Year 2020 breasted the finishing line with some interesting political developments. In this QuickRead, we review former President Olusegun Obasanjo’s admonitions to Nigerians to stop blaming God for their many woes, and the boast by Army Chief, Tukur Buratai, that the military will shame and disgrace terrorists in the North-East in 2021.
Three other political events also caught our attention. Like always, we examine their implications for our polity.
1. Obasanjo’s admonitions
Former President Olusegun Obasanjo on Tuesday, December 29, 2020 asked Nigerian leaders to stop blaming God for the myriad of challenges confronting the country.
The former leader speaking at a forum held at the Olusegun Obasanjo Presidential Library in Abeokuta had said, “We do not have to blame God for our situation, we have to blame ourselves. Nigeria does not suppose to have these challenges or be poor. No Nigerian must go to bed hungry. That we have a situation like that is a choice by our leaders and followers alike. My prayer is that God will make the year 2021 a better year for all of us, but it will not happen without work.”
Why it matters
Obasanjo’s admonitions hit at the core of ‘the trouble with Nigeria’, the poverty of leadership, an issue the celebrated novelist, Chinua Achebe, once raised in his several essays.
It speaks to a culture of surrender to mental laziness that makes both the leader and the led to grope in the wild when the application of knowledge is all that is required to engender a solution.
Obasanjo unwittingly reminds us too that he may have been part of the problem having held the reins of power and failing to lay the foundations for the emergence of a strong, prosperous and sustainable economy.
A major takeaway from the Obasanjo preachment is that no amount of supplications to a higher being can move the country away from its prostrate state without a deliberate and strategic plan to enhance productivity. We agree!
2. Buratai’s assurances
The Chief of Army Staff, Lt. Gen. Tukur Buratai, on Thursday, December 31, 2020, assured Nigerians that the army would shame and disgrace Boko Haram and the Islamic States for West African Province (ISWAP) terrorists in 2021.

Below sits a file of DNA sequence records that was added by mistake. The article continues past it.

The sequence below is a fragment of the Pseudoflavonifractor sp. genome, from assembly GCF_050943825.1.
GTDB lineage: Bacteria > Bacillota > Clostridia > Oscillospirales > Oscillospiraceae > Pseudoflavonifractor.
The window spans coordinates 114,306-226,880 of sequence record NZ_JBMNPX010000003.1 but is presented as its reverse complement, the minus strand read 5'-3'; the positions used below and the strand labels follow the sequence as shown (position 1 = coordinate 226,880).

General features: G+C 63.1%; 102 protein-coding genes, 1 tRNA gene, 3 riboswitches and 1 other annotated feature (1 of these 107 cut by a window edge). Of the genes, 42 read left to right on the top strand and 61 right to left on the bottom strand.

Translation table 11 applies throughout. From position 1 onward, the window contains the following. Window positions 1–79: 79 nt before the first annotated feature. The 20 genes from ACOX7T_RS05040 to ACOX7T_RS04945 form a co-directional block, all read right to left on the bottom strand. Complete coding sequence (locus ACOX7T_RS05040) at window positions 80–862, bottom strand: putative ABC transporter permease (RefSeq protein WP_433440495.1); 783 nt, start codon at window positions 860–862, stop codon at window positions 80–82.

Speaking at a sit-out night to usher in the 2021 New Year at the TY Buratai Institute for War and Peace, in Biu Local Government Area of Borno State, Buratai said:
“2021 will be very optimistic, totally different with a remarkable difference from 2020. You should go into the year with full conviction that we can do better to address the insecurity in our country.”
Why it matters
Buratai’s assurances only serve to renew hope and, perhaps, help boost the sinking morale of soldiers.
Beyond this, the objective conditions and the tardiness that has attended the war efforts leave a lot to be desired. They do not rekindle faith in the country’s security architecture.
If anything, Nigerians think that the military chiefs have given their best and that it is time to quit honourably.
3. Adesina’s indiscretions
The Special Adviser to President Muhammadu Buhari on Media and Publicity, Femi Adesina, on Friday, January 1, 2021, asked Nigerians he described as “wailing wailers” to calm down in the New Year.
“There is hunger, lack of jobs and insecurity in the country but wailers should be calming down this year,” he said.
He added, “2021 is the year of work. Hard work, to deliver on the major projects by next year. Is it then a year to continue wailing? No. It is the year to calm down. A year for wailing wailers to find a vocation, and allow the government to concentrate, and deliver on projects at hand.
Why it matters
Adesina’s indiscretions, especially in the choice of language, smacks of arrogance and disdain for the populace.
To make light of a very serious situation is blatantly insensitive.
It also interrogates his capacity, competencies and level of professionalism in the discharge of his duties.
Except the intention was to brow-beat citizens into docility, Adesina’s reputation management approach does his principal little or no good, and that is if the presidency really cares about a systematic response to its image challenges.
4. Buhari’s justifications
President Muhammadu Buhari on Friday, January 1, 2021, found justifications for why his government failed to deliver on expectations in the Year 2020, saying that the year was his most strenuous year with so many challenges.